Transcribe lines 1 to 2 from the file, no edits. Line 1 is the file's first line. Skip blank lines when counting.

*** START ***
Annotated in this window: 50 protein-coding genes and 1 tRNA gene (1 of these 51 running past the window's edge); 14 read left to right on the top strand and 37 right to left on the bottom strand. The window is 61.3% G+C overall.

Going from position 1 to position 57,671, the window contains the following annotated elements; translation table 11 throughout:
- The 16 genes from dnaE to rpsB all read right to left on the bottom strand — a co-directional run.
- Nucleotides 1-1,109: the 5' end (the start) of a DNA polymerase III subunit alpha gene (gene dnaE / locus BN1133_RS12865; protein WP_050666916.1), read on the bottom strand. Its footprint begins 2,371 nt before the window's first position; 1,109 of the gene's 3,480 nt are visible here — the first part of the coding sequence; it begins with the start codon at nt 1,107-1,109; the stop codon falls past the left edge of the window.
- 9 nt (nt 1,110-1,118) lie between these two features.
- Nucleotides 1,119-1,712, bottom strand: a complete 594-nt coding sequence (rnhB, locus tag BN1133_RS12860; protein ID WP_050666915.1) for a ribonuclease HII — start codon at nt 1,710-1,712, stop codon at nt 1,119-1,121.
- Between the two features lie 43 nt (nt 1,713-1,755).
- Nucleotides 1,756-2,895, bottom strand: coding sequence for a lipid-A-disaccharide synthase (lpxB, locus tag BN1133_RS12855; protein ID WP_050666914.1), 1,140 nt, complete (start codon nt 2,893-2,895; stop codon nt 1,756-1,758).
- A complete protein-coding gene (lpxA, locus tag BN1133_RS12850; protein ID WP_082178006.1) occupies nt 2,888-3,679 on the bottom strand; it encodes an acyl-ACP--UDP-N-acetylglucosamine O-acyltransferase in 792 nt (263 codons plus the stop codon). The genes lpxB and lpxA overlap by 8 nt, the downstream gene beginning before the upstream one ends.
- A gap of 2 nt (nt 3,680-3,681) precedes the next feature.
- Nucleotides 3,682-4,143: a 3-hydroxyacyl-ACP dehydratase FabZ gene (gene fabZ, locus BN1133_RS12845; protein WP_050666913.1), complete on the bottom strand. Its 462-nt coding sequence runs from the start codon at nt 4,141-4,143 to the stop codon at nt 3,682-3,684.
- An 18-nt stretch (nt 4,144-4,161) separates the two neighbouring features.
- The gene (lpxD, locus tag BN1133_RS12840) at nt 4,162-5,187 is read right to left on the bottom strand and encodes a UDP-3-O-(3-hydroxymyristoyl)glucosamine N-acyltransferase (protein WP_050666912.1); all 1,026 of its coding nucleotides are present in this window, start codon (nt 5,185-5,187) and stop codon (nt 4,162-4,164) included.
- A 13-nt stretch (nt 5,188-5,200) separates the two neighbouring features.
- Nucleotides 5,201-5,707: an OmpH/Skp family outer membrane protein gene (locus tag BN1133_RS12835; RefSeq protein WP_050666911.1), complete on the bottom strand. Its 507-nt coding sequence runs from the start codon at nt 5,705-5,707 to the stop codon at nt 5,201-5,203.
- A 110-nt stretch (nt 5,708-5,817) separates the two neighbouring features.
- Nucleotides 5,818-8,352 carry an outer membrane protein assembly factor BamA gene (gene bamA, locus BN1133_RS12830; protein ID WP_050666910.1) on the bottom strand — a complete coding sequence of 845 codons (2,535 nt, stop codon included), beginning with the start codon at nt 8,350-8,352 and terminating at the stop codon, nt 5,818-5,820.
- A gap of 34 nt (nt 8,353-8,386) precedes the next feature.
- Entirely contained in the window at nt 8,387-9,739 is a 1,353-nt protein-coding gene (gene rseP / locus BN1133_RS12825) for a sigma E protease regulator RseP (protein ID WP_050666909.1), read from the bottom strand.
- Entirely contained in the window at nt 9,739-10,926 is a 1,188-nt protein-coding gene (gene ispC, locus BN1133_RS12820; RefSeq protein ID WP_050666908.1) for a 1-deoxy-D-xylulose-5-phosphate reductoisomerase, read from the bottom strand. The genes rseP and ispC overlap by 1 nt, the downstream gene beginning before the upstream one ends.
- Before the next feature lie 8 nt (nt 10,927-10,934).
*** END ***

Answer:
Annotated in this window: 50 protein-coding genes and 1 tRNA gene (1 of these 51 running past the window's edge); 14 read left to right on the top strand and 37 right to left on the bottom strand. The window is 61.3% G+C overall.

Going from position 1 to position 57,671, the window contains the following annotated elements; translation table 11 throughout: